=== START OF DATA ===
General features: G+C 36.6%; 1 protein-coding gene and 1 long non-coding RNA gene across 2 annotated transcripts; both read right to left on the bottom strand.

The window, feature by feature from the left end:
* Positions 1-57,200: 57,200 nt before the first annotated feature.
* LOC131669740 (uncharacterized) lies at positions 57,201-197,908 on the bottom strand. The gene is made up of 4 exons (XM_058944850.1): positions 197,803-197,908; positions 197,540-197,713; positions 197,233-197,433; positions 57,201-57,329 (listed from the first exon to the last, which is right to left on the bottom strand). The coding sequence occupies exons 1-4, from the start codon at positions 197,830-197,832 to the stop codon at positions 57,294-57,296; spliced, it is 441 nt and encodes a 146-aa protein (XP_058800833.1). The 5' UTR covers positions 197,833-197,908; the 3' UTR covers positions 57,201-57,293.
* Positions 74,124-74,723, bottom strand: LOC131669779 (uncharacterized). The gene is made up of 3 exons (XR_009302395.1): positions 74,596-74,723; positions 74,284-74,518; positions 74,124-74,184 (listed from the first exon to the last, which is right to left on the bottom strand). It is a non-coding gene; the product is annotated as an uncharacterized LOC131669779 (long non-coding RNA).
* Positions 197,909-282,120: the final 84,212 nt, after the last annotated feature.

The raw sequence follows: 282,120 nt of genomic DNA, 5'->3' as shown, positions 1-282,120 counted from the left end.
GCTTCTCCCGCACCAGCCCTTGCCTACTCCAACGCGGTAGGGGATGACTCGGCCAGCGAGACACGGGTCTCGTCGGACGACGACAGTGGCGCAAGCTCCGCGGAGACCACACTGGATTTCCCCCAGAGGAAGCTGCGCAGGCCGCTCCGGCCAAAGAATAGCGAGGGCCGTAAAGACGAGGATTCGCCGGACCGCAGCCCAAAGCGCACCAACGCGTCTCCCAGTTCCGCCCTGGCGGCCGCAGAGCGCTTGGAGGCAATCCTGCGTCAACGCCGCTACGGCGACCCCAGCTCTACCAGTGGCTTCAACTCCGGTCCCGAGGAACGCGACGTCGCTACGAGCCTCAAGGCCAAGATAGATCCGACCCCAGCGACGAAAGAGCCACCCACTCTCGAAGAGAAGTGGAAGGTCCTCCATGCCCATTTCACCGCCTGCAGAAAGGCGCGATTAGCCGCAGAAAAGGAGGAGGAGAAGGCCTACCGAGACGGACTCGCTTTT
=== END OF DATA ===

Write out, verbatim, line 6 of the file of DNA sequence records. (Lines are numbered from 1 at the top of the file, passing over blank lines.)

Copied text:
* Positions 197,909-282,120: the final 84,212 nt, after the last annotated feature.